Aston Martin has celebrated its centenary with a dramatic new concept car that reveals many clues about the firm’s future design direction.
Called CC100, the new concept also pays homage to Aston’s 1959 Le Mans-winning DBR1 racer by adopting a classic two-seat speedster shape. The CC100 is a fully working prototype capable of more than 100mph and was given its world debut at the Nürburgring 24 Hours last weekend on a demonstration lap driven by Aston boss Ulrich Bez, in formation with a DBR1 driven by Sir Stirling Moss.
The CC100 — it stands for Concept Car in Aston’s 100th year — has close visual links with the DBR1 at first glance. However, further inspection of the CC100 reveals the latest evolution of Aston’s design language and a whole host of flourishes, details and engineering ideas destined for its sports car line-up.
These include the latest interpretation of Aston’s grille design, a dramatic evolution of the firm’s signature side strakes and a new rear-end design that forges closer visual ties with the front of the car.
Underneath the carbonfibre-bodied CC100 is the latest version of Aston’s versatile and constantly evolving VH structure, complete with carbonfibre bonded on to parts of the rear, as with the Vanquish. Power comes from a 6.0-litre V12 engine mated to a six-speed automated manual transmission. The concept is good for 0-62mph in just over 4.0sec and a theoretical top speed limited to 180mph.
There are clues to the future of Aston Martin throughout the CC100 but it is in the design where they are most prominent, as Aston’s design director, Marek Reichman, revealed to Autocar.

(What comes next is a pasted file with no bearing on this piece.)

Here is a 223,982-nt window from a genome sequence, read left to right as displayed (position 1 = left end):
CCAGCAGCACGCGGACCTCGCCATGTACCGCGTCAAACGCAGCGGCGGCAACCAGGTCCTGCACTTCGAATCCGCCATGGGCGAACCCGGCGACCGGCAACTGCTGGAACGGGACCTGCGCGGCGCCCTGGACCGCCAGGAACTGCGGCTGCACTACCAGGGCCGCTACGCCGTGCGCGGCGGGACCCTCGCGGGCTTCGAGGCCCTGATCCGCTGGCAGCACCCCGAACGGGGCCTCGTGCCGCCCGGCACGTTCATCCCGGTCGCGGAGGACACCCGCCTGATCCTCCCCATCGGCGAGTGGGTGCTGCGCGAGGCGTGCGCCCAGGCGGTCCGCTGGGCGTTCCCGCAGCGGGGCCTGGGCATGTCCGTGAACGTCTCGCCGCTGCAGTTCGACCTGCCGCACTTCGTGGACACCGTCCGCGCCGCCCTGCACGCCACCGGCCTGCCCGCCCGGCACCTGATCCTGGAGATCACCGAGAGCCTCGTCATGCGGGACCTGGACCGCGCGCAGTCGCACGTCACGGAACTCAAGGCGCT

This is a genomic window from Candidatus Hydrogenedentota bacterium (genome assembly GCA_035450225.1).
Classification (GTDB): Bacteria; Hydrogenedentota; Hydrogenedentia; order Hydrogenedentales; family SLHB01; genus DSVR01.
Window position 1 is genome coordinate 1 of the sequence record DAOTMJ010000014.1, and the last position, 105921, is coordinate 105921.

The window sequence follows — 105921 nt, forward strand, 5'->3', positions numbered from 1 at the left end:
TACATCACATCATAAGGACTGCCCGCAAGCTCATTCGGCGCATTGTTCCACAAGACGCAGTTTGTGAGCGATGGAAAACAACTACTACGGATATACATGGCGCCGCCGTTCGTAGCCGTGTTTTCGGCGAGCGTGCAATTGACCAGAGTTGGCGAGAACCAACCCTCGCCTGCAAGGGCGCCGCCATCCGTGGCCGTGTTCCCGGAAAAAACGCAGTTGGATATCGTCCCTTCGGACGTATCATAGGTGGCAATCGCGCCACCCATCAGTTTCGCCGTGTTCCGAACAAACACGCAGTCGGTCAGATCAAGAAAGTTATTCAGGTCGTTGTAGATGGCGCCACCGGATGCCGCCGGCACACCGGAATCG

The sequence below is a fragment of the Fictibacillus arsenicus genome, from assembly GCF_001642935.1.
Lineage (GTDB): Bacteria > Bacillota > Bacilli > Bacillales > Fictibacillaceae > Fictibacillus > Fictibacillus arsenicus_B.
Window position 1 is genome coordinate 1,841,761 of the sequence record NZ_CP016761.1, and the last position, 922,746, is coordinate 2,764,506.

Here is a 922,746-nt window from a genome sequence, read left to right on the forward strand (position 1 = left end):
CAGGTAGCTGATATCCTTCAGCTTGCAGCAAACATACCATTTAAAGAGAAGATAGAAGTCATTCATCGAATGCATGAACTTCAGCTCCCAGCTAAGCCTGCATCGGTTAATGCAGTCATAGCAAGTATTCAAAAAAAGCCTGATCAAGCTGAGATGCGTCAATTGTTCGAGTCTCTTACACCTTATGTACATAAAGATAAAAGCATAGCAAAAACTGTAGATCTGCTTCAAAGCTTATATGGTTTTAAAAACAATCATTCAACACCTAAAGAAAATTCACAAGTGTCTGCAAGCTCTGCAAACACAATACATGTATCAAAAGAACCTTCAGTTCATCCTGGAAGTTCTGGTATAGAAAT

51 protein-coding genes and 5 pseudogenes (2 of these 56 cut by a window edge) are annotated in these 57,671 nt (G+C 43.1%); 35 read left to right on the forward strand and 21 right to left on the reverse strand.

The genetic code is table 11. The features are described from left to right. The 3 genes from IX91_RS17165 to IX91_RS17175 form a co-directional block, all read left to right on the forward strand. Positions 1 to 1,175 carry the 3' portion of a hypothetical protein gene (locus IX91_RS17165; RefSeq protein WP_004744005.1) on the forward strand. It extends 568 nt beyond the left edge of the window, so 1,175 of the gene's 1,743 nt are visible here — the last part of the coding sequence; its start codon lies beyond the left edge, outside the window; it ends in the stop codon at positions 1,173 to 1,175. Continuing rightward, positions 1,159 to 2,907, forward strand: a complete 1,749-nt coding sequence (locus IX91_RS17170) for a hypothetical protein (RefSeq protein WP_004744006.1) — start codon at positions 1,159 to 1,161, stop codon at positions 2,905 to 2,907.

“An Aston Martin is always beautiful and timeless, but timeless still can and needs to evolve,” he said. “For instance, we have had a great face with our grille for 60 years, and we’ve evolved it a huge amount here on CC100 while still making it instantly recognisable as an Aston.
“The front grille is now part of the body. It is the bodywork that gives the overall shape of the grille, rather than the grille being a graphic stuck on to the front of the car. Then within that shape you have the grille itself, with an insert giving a mirroring effect.”
The grille insert is intended for more sporting Astons, such as the Vantage. Reichman said that the look of this new grille could be made more luxurious for, say, a Rapide by removing the insert and having the body create the grille’s outline.
The side strake air vent is also now part of the body, rather than being a graphic stuck on the side. It cuts out of the top of the wheelarch, splitting the arch in two, and flows back into the sides for a sculpted, dramatic shape.